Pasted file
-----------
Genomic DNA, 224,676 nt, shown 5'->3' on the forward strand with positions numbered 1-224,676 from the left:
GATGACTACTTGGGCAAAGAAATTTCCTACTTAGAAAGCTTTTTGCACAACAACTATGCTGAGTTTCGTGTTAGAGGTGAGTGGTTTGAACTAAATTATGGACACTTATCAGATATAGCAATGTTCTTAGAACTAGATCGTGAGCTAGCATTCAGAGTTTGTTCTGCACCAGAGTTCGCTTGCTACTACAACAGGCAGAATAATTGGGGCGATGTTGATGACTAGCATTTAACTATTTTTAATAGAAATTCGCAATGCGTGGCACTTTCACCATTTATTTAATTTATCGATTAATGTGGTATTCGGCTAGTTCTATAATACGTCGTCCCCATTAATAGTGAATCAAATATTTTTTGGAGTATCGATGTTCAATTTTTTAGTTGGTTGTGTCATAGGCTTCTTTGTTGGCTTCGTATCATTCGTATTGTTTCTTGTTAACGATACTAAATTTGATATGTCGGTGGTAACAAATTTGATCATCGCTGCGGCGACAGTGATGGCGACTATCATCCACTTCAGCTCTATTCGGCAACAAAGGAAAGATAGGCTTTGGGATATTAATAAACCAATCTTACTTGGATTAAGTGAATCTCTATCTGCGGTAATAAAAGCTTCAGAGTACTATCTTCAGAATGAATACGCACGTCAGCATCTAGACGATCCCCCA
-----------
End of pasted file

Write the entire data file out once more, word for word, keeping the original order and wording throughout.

Genomic DNA, 224,676 nt, shown 5'->3' on the forward strand with positions numbered 1-224,676 from the left:
GATGACTACTTGGGCAAAGAAATTTCCTACTTAGAAAGCTTTTTGCACAACAACTATGCTGAGTTTCGTGTTAGAGGTGAGTGGTTTGAACTAAATTATGGACACTTATCAGATATAGCAATGTTCTTAGAACTAGATCGTGAGCTAGCATTCAGAGTTTGTTCTGCACCAGAGTTCGCTTGCTACTACAACAGGCAGAATAATTGGGGCGATGTTGATGACTAGCATTTAACTATTTTTAATAGAAATTCGCAATGCGTGGCACTTTCACCATTTATTTAATTTATCGATTAATGTGGTATTCGGCTAGTTCTATAATACGTCGTCCCCATTAATAGTGAATCAAATATTTTTTGGAGTATCGATGTTCAATTTTTTAGTTGGTTGTGTCATAGGCTTCTTTGTTGGCTTCGTATCATTCGTATTGTTTCTTGTTAACGATACTAAATTTGATATGTCGGTGGTAACAAATTTGATCATCGCTGCGGCGACAGTGATGGCGACTATCATCCACTTCAGCTCTATTCGGCAACAAAGGAAAGATAGGCTTTGGGATATTAATAAACCAATCTTACTTGGATTAAGTGAATCTCTATCTGCGGTAATAAAAGCTTCAGAGTACTATCTTCAGAATGAATACGCACGTCAGCATCTAGACGATCCCCCA